It often seems like the horror comedy has ceased to be a subset of the horror genre, and become the norm. This isn’t a new trend; the gore films of the 1970s always had a deliberate tongue and cheek quality that evolved into the forthright satire evident throughout the 1980s. These films always had genuine shock value, and there was always a sense that the emphasis was on the scare. With notable exceptions (The Conjuring comes to mind), the horror films of the 21st century seem to interested in providing as many laughs as they do scares. The fact that Cabin in the Woods, an outright satiric farce, fits comfortably within the mainstream is a testament to the fact that horror films have not just struck a balance with humor, but become inundated with it.
Housebound is a horror comedy. Let me be more specific. Housebound is exactly what a horror comedy should be. In his theatrical debut, writer-director Gerard Johnston takes on the myth of the haunted house. He doesn’t so much dive into this familiar territory, as he does a backflip, simultaneously embracing and eschewing conventions with the poise of a man who truly knows the genre.
Following a botched ATM robbery, Kylie Bucknell (Morgana O’Reilly) is remanded to her childhood home for several months’ house detention. Worse than her state issued ankle bracelet is Miriam (Rima Te Wiata), her estranged mother and certified gossip who swears the house is haunted. Kylie first dismisses these claims as the delusions of her mother’s small-town mind, but soon she begins to hear creaking in the walls and bumps in the night. Maybe she’s inherited Miriam’s superstition, or maybe there really is something ghostly stalking the halls? To find out, she reluctantly teams up with her parole officer / moonlighting paranormal investigator Amos (Glen-Paul Waru) to uncover the dark past of her childhood home.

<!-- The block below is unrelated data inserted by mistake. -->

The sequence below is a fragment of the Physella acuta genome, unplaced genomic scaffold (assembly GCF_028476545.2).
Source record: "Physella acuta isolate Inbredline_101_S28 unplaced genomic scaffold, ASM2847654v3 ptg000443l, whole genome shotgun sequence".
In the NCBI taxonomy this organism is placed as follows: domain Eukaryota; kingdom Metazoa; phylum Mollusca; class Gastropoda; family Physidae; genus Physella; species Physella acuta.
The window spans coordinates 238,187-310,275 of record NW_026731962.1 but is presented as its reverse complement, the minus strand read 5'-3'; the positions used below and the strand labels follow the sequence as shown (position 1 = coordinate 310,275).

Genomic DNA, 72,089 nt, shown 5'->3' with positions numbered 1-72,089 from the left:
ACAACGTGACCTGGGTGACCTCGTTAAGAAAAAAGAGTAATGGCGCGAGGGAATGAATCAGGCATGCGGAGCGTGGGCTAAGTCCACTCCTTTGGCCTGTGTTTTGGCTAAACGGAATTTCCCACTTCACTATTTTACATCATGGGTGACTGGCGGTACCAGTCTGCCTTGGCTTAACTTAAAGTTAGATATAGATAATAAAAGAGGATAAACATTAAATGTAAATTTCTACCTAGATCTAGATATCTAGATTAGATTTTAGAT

The haunted house story is a universal one, and with universality comes banality. Johnston knows this and immediately begins to preempt and subvert your expectations and reservations. Housebound’s initial conceit even confronts one of the central problems of the haunted house genre: why don’t they just leave the house? Johnston answers this question before it can even be asked. Kylie can’t leave or she’ll be sent to prison. It’s a simple, logical fix to a problem that’s plagued a number of films, and is demonstrative of a deep understanding of the genre.
Despite this overwhelming proclivity towards self-reflexivity, Housebound never feels glib or tongue and cheek, the way films like Scream and Cabin in the Woods do. It maintains this remarkable sense of sincerity by keeping the film guided by its characters instead of convention. Rima Te Wiata turns in a fantastic performance as Miriam, a woman whose utter inability to connect with her daughter manages to be profoundly heartbreaking, frustrating, and hilarious in equal measure. Morgana O’Reilly plays Kylie with palpable recalcitrance, serving as a wonderful counterpoint to the typical focus of spectral horror, an archetype exemplified by the tame and breakable Eleanor played by Julie Harris in Robert Wise’s The Haunting. When Amos asks her what she’s going to do against a hostile spirit, she replies, “I’m gonna smash it in the face.”
The Verdict: 4 out of 5
Housebound works as a horror comedy because the laughs are almost all born from the characters, not the situations. The narrative is structured like a conventional horror film, it just happens to an off-kilter cast of characters. This not only allows the comedy to feel honest and grounded, but also leaves room for the film to be genuinely scary. Director Gerard Johnston builds an impressive amount of tension, weaving in a deeper story of family, responsibility, and neglect that explodes in a bloody, satisfying ending. Johnston has crafted a horror film that’s smart, funny, and genuinely scary. That’s a combination many directors go their entire careers without achieving.